The new shoots should be about one inch below the soil surface once all filled in. Some say to dig a 12-inch hole, refill with loosened soil then re-dig an 8-inch hold to plant in. I personally eyeball it, no need for the extra work.
If you have no shoots showing then plant the peony bulb with the roots down no deeper than 2 inches. This peony bulb has sprouted so you can see that it is not far from the top of the hole.
Note: sometimes the shoots are growing of of the side of a bulb as it looks in the step by step video linked at the end of this post. Examine the bulb closely and find the roots, plant those down.
Peonies grow about 3 to 4 feet high and 3 feet wide so plant your bulbs at least 3 feet apart.
Fill in over the bulb and firm in with a soft press of your foot. Gently. Top dress with some compost, just a touch, and mulch slightly. (optional)
Mark where you have planted your peonies. If you have a lot of plants in a bed it can be tough to remember where everything is. I have actually dug up plants I had forgotten were in a certain spot and tried to plant something else.
In the photo above you can see the stakes used to mark where the new Peony bulbs are planted. This helps me keep track of where they are until they grow larger.
If you don’t get some rain, water the peonies in. We got a couple of feet of snow after I planted these. The newly planted peonies stayed snug under the snow until warmer weather came.
Peonies like it on the cooler side to get started so plant them during the late winter/early Spring. If you are dividing your own then Fall is a great time too.
Peony Planting – Peony Care
All peonies bloom in early Summer. The exact bloom time varies from location and cultivar. I tend to get blooms a month later than my neighbors just 10 minutes down the road.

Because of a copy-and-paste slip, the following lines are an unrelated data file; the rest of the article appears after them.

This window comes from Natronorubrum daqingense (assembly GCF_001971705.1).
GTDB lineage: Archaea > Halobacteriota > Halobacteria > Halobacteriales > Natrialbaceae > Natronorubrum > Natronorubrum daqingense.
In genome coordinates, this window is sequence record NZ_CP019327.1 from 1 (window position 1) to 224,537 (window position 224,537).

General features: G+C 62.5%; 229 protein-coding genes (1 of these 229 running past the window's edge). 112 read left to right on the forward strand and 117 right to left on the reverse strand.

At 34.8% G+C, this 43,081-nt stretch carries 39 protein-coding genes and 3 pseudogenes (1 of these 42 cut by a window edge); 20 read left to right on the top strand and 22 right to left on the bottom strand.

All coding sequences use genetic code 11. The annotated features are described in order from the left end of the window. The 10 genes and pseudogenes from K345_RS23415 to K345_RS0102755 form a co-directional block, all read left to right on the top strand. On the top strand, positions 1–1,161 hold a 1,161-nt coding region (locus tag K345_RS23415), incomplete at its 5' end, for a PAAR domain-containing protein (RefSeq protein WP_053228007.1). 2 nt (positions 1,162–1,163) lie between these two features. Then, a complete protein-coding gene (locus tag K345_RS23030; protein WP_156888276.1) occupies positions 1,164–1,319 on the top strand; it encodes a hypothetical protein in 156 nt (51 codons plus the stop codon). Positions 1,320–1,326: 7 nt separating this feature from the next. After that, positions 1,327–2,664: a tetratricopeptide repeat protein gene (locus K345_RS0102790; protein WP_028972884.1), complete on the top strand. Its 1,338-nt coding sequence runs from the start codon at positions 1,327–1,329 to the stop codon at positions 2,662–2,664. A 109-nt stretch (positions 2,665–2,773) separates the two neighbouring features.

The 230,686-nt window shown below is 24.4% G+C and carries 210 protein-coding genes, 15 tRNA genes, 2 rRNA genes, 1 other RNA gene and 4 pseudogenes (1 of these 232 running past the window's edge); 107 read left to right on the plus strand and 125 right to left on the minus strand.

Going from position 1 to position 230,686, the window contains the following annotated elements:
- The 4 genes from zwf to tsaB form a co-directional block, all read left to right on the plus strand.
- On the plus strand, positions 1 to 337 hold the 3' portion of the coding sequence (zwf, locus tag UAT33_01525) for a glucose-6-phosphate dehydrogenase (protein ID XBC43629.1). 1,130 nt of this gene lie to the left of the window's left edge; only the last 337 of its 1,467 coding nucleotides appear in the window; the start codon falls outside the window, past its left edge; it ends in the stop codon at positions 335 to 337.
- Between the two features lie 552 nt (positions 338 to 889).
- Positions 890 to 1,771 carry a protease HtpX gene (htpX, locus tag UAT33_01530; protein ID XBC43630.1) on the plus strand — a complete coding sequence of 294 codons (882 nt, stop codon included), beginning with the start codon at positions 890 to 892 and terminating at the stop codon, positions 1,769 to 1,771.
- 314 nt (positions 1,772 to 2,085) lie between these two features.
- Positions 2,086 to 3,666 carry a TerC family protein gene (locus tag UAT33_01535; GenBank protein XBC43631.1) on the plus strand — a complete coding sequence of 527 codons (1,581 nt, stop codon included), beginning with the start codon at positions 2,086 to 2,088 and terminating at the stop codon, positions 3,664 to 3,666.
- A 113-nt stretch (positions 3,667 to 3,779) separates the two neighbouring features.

For an extended peony bloom, plant varieties that flower early, mid and late season. Once they are done blooming the foliage remains a pretty green providing a backdrop for other flowers.
Peony flowers can be heavy and flop when it rains. Before your peonies reach 8 inches provide support of some kind.
In a later post I will share what I use to support the peonies and how I make them.
If you don’t get summer rains give peonies about an inch of water a week. Once established they can withstand drought but you won’t get the best blooms.
A drip or soaker hose system works wonderfully in providing consistent moisture for peonies and other plants. Mine are planted in a mixed bed and there is soaker hoses weaved throughout for a water-saving way to keep them hydrated.
Peonies sometimes contract botrytis, a common fungus in gardens. It is recognizable by black spots on plant leaves. If there’s a big outbreak, use an organic fungicide used for roses. I use this one.
- Bare Root Peonies
- Compost (optional)
- Mulch (optional)
Planting bare root peonies is not difficult but the appearance of the plants can be confusing. I share how you can tell which end is up and how to plant them successfully!
1. Open the package of Peonies and inspect bulbs. Locate the roots.
2. Dig a 12" x 12" hole.
3. Refill hole with loosening soil to within inches of the top.
4. Place peony bulb into the hole with the roots down.
5. Make sure peony shoots are only an inch below the surface once you cover with soil.
6. No shoots? Plant peony bulb no deeper than 2 inches below the surface.
7. Cover peony with soil and firm in gently.
8. Top dress with a bit of compost and mulch (optional)
9. Use a wood stake or something to mark where you planted the peonies.
10. Water in if needed.
Peonies are a hardy perennial that will last decades. Give it the best start you can with a good location and soil.